The NCAA recently announced a new set of rules for high school athletes hoping to play Division I sports in college. The changes went into effect in April 2018 and primarily affect the timeline students must follow when it comes to in-person communication with coaches. All sports are affected except the following: football, men’s and women’s basketball, and men’s and women’s lacrosse, which follow their own unique timelines.
Sally Ganga guest hosted the latest episode of Getting In: A College Coach Conversation. The show started with the weekly School’s Out Application Workshop session, moved to a conversation about how being a recruited athlete can impact a student’s chances of admission, and finally wrapped up with tips for making a strong financial transition to college.
For those recruited athletes working out hard this summer or attending summer training camps or programs, don’t forget there are still things to do over the summer to help ease your college application process. So, what is it that should you be doing this summer to ensure the athletic recruiting process goes smoothly and has a positive result? The following is a check list to make sure it goes as planned:
After all the games, practices, try outs and tournaments, after all the hours in the car, on the bleachers, at the field, the court or the rink, it is now time to reap the rewards of your child’s athletic ability! For the chosen few, an athletic scholarship may help pay for college.
After participating in your sport for a number of years and achieving a high level of play, you may decide you want to continue in college. You may very well end up being one of the fortunate high school athletes recruited by coaches. So how do you navigate the athletic recruitment process? The following are some general tips and resources to guide you through the college admissions process.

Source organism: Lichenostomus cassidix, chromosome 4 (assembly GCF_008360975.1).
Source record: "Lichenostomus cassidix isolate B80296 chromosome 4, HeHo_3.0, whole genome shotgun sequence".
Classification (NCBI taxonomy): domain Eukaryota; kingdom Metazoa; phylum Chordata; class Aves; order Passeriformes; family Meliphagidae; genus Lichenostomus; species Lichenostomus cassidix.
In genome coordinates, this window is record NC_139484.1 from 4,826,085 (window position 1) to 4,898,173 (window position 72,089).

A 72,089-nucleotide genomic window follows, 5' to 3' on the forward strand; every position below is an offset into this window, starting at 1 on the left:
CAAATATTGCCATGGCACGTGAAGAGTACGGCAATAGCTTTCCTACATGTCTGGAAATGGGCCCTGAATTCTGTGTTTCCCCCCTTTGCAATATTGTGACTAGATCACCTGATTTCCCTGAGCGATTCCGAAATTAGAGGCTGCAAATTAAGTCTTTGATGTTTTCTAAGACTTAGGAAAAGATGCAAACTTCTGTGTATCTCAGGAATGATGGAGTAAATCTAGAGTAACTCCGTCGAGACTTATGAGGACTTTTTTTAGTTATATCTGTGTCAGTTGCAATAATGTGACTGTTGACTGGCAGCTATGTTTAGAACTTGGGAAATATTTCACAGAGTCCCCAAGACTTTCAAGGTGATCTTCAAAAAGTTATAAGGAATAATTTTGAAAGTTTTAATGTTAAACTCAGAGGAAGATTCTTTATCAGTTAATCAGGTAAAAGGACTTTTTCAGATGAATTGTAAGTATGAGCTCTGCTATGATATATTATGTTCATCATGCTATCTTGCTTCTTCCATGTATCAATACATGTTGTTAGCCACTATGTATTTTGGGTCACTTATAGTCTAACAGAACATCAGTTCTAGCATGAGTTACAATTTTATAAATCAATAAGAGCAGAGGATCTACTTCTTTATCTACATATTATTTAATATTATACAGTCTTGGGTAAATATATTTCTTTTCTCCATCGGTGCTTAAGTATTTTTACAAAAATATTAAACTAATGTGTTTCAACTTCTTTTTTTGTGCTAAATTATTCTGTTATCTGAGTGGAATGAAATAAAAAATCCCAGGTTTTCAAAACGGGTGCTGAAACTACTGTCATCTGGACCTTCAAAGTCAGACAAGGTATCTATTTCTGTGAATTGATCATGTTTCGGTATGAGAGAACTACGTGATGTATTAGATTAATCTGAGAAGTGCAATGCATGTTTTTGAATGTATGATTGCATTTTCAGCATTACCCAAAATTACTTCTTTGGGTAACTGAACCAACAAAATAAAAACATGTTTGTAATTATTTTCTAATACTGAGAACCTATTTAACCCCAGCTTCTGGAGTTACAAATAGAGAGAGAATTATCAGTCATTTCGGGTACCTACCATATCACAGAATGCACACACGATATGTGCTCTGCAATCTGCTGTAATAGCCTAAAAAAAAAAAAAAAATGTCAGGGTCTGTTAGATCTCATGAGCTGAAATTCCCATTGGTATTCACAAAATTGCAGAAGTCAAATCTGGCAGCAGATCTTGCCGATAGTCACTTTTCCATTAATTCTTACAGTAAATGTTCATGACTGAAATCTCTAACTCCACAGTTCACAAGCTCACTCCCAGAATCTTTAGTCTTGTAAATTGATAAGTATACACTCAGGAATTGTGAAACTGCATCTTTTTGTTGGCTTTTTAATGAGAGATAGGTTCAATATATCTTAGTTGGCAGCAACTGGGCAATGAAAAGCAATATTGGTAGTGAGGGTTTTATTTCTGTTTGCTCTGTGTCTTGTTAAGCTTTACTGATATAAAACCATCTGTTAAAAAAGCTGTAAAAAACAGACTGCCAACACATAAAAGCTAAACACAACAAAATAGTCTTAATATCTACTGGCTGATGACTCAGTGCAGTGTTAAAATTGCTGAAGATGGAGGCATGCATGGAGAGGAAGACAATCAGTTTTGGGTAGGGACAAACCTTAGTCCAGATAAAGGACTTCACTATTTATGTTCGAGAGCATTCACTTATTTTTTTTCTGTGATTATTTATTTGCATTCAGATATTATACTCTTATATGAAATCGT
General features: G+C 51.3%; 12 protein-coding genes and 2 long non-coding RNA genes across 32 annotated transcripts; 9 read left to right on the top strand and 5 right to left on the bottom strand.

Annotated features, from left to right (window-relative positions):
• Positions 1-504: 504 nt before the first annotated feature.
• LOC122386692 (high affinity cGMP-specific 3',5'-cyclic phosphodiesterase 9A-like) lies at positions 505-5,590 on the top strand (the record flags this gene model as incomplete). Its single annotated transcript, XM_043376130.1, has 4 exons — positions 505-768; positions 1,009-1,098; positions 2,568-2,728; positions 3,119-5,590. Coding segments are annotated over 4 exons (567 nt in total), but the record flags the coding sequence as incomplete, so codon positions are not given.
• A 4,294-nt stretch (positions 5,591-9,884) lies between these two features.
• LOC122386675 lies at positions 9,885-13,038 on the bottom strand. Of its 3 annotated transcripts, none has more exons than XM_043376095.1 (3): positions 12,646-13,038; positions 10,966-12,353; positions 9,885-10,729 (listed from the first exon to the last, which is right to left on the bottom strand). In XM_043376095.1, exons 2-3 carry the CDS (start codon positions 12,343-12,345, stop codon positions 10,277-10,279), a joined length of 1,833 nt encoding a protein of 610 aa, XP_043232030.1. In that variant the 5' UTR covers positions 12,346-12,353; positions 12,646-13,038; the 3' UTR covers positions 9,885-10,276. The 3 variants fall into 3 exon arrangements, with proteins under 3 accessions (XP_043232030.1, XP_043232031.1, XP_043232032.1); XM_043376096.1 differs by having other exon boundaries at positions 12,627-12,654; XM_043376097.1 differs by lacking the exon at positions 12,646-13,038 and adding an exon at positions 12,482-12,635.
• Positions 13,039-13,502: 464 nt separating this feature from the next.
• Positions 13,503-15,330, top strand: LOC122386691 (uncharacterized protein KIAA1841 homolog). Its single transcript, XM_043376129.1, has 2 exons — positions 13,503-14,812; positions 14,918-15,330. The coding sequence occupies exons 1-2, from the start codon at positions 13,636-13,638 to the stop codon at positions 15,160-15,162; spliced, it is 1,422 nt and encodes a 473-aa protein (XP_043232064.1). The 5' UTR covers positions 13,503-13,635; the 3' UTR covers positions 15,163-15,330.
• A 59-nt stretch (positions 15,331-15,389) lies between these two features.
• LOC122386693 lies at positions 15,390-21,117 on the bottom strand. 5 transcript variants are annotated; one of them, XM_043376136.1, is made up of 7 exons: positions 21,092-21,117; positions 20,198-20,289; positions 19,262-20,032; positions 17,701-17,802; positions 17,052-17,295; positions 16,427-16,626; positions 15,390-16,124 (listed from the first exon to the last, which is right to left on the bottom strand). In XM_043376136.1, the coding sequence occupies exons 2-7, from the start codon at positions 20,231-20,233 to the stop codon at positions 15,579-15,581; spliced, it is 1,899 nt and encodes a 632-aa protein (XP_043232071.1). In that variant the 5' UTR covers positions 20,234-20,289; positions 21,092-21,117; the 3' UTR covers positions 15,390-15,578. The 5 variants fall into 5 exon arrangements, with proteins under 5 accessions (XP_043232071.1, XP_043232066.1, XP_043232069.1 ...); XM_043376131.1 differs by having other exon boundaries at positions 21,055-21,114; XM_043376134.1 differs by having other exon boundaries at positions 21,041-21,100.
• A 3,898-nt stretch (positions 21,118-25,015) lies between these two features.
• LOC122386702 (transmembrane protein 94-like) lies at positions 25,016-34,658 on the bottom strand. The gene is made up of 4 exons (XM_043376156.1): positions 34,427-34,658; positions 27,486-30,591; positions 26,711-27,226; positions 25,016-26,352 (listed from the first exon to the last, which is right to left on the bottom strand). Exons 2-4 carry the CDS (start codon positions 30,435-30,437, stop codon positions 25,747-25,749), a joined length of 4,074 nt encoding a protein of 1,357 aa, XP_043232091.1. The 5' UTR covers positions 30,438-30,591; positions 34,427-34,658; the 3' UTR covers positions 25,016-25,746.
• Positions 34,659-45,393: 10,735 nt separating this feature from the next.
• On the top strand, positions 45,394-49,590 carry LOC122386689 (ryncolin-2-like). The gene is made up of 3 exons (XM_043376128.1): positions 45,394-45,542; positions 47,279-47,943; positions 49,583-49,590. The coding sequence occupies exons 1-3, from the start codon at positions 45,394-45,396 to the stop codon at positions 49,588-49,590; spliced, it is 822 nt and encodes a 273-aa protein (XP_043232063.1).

In Part One, which we published on Wednesday, we discussed the early stages of the athletic recruitment process. Today, we will talk about the next steps for aspiring college athletes.
Find your fit, put together your materials, and get in front of the coaches you want to play for.
Get started early and use the summer to build on your exposure to the colleges you are interested in!
Sophomore year is a good time to start looking at current college rosters to see how you match up. Ask your coaches for programs that will suit you and do your own research. As you get to the summer before junior year, it can be helpful to create a sports resume. Most colleges want to see you play before they recruit you, so pick tournaments, showcases, teams, and camps that will get you in front of those coaches you want to play for. If you are considering Division I or II, be sure to register with the NCAA Eligibility Center. Remember that the better your grades and test scores, the more likely you are to be recruited, the more likely you are to get accepted, and the more likely you are to earn a scholarship where available.
Many high school students are interested in participating in college athletics, but many are unsure what to do and where to start. Adding athletic recruitment to the college application process not only requires additional work on the part of the athlete, but it actually moves up every part of the college application timeline. In addition, one of the biggest surprises for aspiring college athletes is that recruitment rarely provides the financial impact on college costs that many families are led to expect. There are huge differences in athletic recruitment from sport to sport, and between Divisions I, II, and III, that will affect financial benefit. What is most important is that with talent, tools, and time, students can find an athletic program that will fit their abilities at a school that can provide them with a wonderful college experience.
Below, we catalog the most important considerations for students who are interested in making athletics a part of their college experience. In part one, we discuss the early stages of the college selection process. In part two, we will discuss the steps students will take to put together and submit applications to their schools of choice!